On the same day that a raging rainstorm soaked the city and crippled service on half the lines in the subway, a top state official quietly issued a damning audit, highly critical of the MTA’s readiness for future storms.

The 39-page “Risk Assessment and Implementation of Measures to Address Extreme Weather Conditions” report published Friday by the office of State Comptroller Thomas DiNapoli rapped the MTA for a lack of preparedness on several fronts, saying the transit agency is years behind where it should be.

“To date, the MTA has not implemented one of the most important recommendations of the 2009 Blue Ribbon Commission’s Report — the development of the climate change adaptation master plan,” the report reads.

It states that the transit agency has run into delays on various projects designed to strengthen the system — and missed the mark on coming up with an overall resiliency plan by 2015, as the commission had called for six years earlier.

The report notes that the transit agency has done nearly $8 billion of federally funded resiliency work after Superstorm Sandy clobbered the transit system in 2012, causing billions of dollars of damage to tunnels, train yards, stations and other critical equipment. But it says the MTA’s climate action plan is not expected to be published until later this year, nearly a decade after it was due.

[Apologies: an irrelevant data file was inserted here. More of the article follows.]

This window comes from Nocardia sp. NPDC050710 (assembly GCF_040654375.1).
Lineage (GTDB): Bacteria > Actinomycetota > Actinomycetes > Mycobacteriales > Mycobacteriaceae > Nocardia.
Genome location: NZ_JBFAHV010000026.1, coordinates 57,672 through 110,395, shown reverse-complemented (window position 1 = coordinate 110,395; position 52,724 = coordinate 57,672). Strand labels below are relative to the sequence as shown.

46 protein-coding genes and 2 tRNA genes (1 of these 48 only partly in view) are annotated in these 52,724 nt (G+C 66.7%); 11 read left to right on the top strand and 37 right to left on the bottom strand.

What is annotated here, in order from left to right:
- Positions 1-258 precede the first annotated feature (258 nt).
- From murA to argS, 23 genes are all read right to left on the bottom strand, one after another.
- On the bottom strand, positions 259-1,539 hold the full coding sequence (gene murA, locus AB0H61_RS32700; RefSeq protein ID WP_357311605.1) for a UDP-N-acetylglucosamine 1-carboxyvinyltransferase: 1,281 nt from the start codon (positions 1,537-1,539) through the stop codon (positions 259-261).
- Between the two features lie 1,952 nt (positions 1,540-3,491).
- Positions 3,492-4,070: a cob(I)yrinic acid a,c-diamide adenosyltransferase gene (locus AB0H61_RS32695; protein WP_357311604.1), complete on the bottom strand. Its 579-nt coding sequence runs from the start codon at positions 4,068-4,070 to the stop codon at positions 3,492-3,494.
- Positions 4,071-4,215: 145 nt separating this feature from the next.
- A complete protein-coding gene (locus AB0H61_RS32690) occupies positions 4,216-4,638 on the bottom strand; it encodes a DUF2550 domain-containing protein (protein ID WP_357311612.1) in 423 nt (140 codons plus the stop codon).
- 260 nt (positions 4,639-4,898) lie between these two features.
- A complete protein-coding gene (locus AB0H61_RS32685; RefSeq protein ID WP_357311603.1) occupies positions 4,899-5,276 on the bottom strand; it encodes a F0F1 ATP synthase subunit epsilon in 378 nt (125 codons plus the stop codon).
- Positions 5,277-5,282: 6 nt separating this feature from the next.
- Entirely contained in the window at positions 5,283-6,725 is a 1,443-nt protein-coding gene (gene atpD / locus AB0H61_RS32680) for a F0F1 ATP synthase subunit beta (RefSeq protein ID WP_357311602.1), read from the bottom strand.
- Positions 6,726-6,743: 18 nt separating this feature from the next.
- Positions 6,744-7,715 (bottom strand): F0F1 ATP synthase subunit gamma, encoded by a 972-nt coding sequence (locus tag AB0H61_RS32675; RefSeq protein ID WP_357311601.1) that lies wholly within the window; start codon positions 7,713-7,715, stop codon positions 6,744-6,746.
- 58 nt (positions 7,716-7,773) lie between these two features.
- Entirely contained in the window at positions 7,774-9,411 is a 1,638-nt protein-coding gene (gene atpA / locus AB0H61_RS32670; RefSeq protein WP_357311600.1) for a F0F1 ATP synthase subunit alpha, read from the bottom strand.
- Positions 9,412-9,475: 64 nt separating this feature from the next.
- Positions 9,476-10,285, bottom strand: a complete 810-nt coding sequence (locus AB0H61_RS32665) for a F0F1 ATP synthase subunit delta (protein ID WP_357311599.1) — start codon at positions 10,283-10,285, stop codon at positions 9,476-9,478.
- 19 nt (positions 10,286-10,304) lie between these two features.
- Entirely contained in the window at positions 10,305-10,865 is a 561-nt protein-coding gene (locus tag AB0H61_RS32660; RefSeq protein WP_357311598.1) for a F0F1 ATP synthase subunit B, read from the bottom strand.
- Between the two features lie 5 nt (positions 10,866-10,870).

It doesn’t even seem to be on transit officials’ minds, according to the comptroller’s office.

“Despite all the time and resources that have been put into this Plan, none of the MTA officials we interviewed mentioned it,” DiNapoli’s report says.

Half-Done Jobs

The audit added that work needed to make six critical stations watertight and flood-resistant has been completed on just two of them — and that a project to keep flood water from entering 14 fan plants is also incomplete.

“While [New York City Transit] has developed winter, hurricane, rain and extreme heat plans, we found that these plans were inconsistently activated, with no documentation explaining the rationale for decision-making,” the report says.